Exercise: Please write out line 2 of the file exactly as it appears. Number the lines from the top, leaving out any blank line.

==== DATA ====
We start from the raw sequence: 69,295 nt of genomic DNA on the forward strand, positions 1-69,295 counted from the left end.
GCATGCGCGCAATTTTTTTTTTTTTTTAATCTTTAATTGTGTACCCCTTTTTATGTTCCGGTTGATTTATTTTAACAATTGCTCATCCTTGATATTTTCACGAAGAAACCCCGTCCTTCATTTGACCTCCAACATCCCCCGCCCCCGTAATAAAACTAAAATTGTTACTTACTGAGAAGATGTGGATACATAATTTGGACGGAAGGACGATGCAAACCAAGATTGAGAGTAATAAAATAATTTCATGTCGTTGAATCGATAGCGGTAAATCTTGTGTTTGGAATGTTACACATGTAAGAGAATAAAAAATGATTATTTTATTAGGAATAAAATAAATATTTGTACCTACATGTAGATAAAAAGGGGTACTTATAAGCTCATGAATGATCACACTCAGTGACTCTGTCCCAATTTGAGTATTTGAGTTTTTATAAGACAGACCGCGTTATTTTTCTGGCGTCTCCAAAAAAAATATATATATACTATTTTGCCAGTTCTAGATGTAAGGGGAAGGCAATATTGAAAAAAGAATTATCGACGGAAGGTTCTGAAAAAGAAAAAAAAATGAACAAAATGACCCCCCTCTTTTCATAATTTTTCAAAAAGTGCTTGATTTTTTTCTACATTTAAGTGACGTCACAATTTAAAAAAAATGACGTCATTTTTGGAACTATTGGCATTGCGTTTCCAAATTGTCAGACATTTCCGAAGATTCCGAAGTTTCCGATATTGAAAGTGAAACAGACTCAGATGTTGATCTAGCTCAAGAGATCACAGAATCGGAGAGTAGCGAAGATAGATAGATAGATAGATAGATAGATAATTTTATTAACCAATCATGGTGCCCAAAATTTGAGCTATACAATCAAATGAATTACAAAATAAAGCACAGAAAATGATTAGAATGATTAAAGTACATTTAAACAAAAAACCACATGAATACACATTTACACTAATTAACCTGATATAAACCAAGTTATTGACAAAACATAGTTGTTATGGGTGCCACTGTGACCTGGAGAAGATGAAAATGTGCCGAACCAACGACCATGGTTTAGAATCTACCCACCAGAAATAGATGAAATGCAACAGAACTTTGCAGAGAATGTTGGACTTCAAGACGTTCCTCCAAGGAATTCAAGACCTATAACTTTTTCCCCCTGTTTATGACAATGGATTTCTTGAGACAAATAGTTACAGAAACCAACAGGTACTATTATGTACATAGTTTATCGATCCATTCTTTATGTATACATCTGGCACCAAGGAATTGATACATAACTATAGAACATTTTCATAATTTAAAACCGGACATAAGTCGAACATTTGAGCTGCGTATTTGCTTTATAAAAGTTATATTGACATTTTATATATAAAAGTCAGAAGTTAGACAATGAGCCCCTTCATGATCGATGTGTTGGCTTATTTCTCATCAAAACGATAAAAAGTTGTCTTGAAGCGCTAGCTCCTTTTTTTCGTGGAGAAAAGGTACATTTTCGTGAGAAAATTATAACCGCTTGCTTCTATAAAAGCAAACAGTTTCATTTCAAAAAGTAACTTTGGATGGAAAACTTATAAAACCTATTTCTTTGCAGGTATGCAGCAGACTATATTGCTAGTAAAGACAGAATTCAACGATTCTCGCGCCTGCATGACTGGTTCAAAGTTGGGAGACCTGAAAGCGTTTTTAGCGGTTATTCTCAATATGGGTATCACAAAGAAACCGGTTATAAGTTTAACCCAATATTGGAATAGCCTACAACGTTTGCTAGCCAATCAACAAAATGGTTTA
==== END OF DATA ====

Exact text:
GCATGCGCGCAATTTTTTTTTTTTTTTAATCTTTAATTGTGTACCCCTTTTTATGTTCCGGTTGATTTATTTTAACAATTGCTCATCCTTGATATTTTCACGAAGAAACCCCGTCCTTCATTTGACCTCCAACATCCCCCGCCCCCGTAATAAAACTAAAATTGTTACTTACTGAGAAGATGTGGATACATAATTTGGACGGAAGGACGATGCAAACCAAGATTGAGAGTAATAAAATAATTTCATGTCGTTGAATCGATAGCGGTAAATCTTGTGTTTGGAATGTTACACATGTAAGAGAATAAAAAATGATTATTTTATTAGGAATAAAATAAATATTTGTACCTACATGTAGATAAAAAGGGGTACTTATAAGCTCATGAATGATCACACTCAGTGACTCTGTCCCAATTTGAGTATTTGAGTTTTTATAAGACAGACCGCGTTATTTTTCTGGCGTCTCCAAAAAAAATATATATATACTATTTTGCCAGTTCTAGATGTAAGGGGAAGGCAATATTGAAAAAAGAATTATCGACGGAAGGTTCTGAAAAAGAAAAAAAAATGAACAAAATGACCCCCCTCTTTTCATAATTTTTCAAAAAGTGCTTGATTTTTTTCTACATTTAAGTGACGTCACAATTTAAAAAAAATGACGTCATTTTTGGAACTATTGGCATTGCGTTTCCAAATTGTCAGACATTTCCGAAGATTCCGAAGTTTCCGATATTGAAAGTGAAACAGACTCAGATGTTGATCTAGCTCAAGAGATCACAGAATCGGAGAGTAGCGAAGATAGATAGATAGATAGATAGATAGATAATTTTATTAACCAATCATGGTGCCCAAAATTTGAGCTATACAATCAAATGAATTACAAAATAAAGCACAGAAAATGATTAGAATGATTAAAGTACATTTAAACAAAAAACCACATGAATACACATTTACACTAATTAACCTGATATAAACCAAGTTATTGACAAAACATAGTTGTTATGGGTGCCACTGTGACCTGGAGAAGATGAAAATGTGCCGAACCAACGACCATGGTTTAGAATCTACCCACCAGAAATAGATGAAATGCAACAGAACTTTGCAGAGAATGTTGGACTTCAAGACGTTCCTCCAAGGAATTCAAGACCTATAACTTTTTCCCCCTGTTTATGACAATGGATTTCTTGAGACAAATAGTTACAGAAACCAACAGGTACTATTATGTACATAGTTTATCGATCCATTCTTTATGTATACATCTGGCACCAAGGAATTGATACATAACTATAGAACATTTTCATAATTTAAAACCGGACATAAGTCGAACATTTGAGCTGCGTATTTGCTTTATAAAAGTTATATTGACATTTTATATATAAAAGTCAGAAGTTAGACAATGAGCCCCTTCATGATCGATGTGTTGGCTTATTTCTCATCAAAACGATAAAAAGTTGTCTTGAAGCGCTAGCTCCTTTTTTTCGTGGAGAAAAGGTACATTTTCGTGAGAAAATTATAACCGCTTGCTTCTATAAAAGCAAACAGTTTCATTTCAAAAAGTAACTTTGGATGGAAAACTTATAAAACCTATTTCTTTGCAGGTATGCAGCAGACTATATTGCTAGTAAAGACAGAATTCAACGATTCTCGCGCCTGCATGACTGGTTCAAAGTTGGGAGACCTGAAAGCGTTTTTAGCGGTTATTCTCAATATGGGTATCACAAAGAAACCGGTTATAAGTTTAACCCAATATTGGAATAGCCTACAACGTTTGCTAGCCAATCAACAAAATGGTTTA